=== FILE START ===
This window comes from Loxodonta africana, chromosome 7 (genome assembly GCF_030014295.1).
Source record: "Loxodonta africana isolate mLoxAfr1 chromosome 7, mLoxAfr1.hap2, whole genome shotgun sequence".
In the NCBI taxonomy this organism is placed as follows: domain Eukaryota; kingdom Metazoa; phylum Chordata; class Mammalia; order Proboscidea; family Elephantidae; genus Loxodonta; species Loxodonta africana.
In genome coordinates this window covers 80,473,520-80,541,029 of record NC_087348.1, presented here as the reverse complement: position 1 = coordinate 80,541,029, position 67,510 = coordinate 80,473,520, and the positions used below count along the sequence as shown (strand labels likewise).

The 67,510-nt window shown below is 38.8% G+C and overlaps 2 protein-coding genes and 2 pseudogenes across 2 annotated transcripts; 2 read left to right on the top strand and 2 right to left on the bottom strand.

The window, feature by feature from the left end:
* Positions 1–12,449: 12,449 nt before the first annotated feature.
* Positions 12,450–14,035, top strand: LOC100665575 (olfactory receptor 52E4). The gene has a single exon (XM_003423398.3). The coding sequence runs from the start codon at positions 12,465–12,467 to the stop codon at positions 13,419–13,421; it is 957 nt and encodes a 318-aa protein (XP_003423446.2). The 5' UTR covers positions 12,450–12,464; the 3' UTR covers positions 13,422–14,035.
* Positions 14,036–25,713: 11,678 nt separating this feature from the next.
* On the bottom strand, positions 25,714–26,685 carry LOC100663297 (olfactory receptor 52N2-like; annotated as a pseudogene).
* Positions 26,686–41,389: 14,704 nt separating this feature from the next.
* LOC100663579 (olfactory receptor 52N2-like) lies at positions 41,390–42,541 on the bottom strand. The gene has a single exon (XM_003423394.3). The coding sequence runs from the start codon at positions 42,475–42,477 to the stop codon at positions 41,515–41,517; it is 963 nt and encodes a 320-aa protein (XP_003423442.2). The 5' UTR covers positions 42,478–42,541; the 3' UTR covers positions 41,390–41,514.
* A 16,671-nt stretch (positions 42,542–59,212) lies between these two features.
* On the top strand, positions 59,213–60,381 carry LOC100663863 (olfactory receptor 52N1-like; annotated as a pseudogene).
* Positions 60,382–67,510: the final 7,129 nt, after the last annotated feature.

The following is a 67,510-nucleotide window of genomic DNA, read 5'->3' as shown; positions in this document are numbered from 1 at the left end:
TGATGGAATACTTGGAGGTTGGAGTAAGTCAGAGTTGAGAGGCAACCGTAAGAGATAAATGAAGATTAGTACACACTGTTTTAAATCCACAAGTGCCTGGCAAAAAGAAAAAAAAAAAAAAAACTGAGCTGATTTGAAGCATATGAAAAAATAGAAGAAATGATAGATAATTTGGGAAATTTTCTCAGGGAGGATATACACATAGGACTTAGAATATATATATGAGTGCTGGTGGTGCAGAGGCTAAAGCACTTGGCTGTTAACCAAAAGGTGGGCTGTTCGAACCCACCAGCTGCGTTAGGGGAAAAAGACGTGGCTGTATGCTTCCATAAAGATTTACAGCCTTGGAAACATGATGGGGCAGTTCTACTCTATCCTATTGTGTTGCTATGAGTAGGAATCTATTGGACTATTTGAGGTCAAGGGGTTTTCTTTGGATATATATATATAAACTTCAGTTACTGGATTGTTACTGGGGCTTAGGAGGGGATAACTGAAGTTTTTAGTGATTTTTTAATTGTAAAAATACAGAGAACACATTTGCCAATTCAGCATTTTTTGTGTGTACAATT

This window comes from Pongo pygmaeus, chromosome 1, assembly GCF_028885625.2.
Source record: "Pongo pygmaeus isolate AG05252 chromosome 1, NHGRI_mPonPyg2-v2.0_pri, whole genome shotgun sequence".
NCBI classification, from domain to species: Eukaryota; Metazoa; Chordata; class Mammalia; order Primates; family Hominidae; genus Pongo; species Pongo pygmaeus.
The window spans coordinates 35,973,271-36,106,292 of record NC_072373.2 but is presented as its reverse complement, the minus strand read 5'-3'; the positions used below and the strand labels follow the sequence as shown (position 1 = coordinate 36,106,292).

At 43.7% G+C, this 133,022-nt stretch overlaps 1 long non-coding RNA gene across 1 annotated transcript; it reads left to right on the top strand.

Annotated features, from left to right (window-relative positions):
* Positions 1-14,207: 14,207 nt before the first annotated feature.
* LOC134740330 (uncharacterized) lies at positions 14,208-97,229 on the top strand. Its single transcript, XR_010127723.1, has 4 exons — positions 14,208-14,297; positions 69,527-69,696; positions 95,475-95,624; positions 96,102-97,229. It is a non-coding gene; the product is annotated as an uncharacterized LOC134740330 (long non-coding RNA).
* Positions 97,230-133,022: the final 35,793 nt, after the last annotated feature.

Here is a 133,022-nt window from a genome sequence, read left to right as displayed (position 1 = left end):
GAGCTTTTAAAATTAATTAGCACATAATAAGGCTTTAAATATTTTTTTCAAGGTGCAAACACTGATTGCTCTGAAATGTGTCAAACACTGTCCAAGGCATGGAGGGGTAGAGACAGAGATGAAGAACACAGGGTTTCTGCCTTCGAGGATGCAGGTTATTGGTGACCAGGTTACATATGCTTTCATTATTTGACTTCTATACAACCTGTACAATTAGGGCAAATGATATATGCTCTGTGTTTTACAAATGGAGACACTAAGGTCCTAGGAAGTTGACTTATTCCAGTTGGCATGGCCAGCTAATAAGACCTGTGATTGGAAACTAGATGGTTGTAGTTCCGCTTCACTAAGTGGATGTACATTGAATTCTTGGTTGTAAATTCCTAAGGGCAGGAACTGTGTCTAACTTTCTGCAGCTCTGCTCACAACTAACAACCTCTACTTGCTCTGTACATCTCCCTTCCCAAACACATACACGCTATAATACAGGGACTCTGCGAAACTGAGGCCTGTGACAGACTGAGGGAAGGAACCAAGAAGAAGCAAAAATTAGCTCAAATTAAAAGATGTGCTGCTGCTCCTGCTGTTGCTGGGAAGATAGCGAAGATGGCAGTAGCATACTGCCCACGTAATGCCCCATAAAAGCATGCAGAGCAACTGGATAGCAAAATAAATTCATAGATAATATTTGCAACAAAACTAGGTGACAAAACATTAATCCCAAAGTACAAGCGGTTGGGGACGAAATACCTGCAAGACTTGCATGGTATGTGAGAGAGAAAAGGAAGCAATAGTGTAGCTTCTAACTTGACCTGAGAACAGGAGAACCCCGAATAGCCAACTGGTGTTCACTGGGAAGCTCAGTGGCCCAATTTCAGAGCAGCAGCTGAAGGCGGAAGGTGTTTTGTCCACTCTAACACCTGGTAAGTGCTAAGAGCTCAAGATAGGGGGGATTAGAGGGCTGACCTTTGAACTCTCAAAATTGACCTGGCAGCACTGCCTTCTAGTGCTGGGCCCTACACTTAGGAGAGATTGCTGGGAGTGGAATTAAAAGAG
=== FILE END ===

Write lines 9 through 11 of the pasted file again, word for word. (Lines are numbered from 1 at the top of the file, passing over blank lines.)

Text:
* Positions 14,036–25,713: 11,678 nt separating this feature from the next.
* On the bottom strand, positions 25,714–26,685 carry LOC100663297 (olfactory receptor 52N2-like; annotated as a pseudogene).
* Positions 26,686–41,389: 14,704 nt separating this feature from the next.